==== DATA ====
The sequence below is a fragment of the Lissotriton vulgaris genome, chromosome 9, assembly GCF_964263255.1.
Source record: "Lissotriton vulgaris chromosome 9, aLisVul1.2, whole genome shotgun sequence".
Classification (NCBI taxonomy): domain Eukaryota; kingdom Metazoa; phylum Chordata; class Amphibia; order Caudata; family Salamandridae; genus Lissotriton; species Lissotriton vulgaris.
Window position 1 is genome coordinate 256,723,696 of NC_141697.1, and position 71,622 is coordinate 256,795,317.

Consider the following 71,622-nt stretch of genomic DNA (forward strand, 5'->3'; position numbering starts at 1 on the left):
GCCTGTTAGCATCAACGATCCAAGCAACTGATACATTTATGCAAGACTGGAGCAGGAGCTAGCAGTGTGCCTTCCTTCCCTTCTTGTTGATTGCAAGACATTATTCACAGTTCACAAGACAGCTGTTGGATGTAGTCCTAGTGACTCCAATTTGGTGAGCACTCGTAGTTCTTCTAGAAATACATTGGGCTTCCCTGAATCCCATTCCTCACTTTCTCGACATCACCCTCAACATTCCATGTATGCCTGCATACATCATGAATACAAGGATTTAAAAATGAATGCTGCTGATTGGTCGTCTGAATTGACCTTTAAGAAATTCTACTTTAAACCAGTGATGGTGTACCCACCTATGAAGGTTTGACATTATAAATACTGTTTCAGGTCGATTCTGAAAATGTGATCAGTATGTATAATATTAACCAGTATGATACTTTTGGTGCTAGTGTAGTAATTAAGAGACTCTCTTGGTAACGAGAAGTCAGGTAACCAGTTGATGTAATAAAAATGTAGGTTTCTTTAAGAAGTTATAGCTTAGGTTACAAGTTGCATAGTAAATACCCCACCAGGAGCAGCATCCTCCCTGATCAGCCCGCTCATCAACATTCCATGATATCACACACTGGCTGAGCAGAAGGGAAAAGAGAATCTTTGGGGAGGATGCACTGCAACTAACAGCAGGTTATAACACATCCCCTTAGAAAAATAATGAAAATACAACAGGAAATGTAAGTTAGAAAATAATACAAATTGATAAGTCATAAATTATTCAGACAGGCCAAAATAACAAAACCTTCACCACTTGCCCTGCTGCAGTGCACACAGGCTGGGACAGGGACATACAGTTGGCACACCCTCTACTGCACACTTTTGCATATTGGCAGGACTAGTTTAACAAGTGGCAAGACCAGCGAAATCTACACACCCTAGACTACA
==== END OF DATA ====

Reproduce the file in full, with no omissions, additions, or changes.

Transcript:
The sequence below is a fragment of the Lissotriton vulgaris genome, chromosome 9, assembly GCF_964263255.1.
Source record: "Lissotriton vulgaris chromosome 9, aLisVul1.2, whole genome shotgun sequence".
Classification (NCBI taxonomy): domain Eukaryota; kingdom Metazoa; phylum Chordata; class Amphibia; order Caudata; family Salamandridae; genus Lissotriton; species Lissotriton vulgaris.
Window position 1 is genome coordinate 256,723,696 of NC_141697.1, and position 71,622 is coordinate 256,795,317.

Consider the following 71,622-nt stretch of genomic DNA (forward strand, 5'->3'; position numbering starts at 1 on the left):
GCCTGTTAGCATCAACGATCCAAGCAACTGATACATTTATGCAAGACTGGAGCAGGAGCTAGCAGTGTGCCTTCCTTCCCTTCTTGTTGATTGCAAGACATTATTCACAGTTCACAAGACAGCTGTTGGATGTAGTCCTAGTGACTCCAATTTGGTGAGCACTCGTAGTTCTTCTAGAAATACATTGGGCTTCCCTGAATCCCATTCCTCACTTTCTCGACATCACCCTCAACATTCCATGTATGCCTGCATACATCATGAATACAAGGATTTAAAAATGAATGCTGCTGATTGGTCGTCTGAATTGACCTTTAAGAAATTCTACTTTAAACCAGTGATGGTGTACCCACCTATGAAGGTTTGACATTATAAATACTGTTTCAGGTCGATTCTGAAAATGTGATCAGTATGTATAATATTAACCAGTATGATACTTTTGGTGCTAGTGTAGTAATTAAGAGACTCTCTTGGTAACGAGAAGTCAGGTAACCAGTTGATGTAATAAAAATGTAGGTTTCTTTAAGAAGTTATAGCTTAGGTTACAAGTTGCATAGTAAATACCCCACCAGGAGCAGCATCCTCCCTGATCAGCCCGCTCATCAACATTCCATGATATCACACACTGGCTGAGCAGAAGGGAAAAGAGAATCTTTGGGGAGGATGCACTGCAACTAACAGCAGGTTATAACACATCCCCTTAGAAAAATAATGAAAATACAACAGGAAATGTAAGTTAGAAAATAATACAAATTGATAAGTCATAAATTATTCAGACAGGCCAAAATAACAAAACCTTCACCACTTGCCCTGCTGCAGTGCACACAGGCTGGGACAGGGACATACAGTTGGCACACCCTCTACTGCACACTTTTGCATATTGGCAGGACTAGTTTAACAAGTGGCAAGACCAGCGAAATCTACACACCCTAGACTACA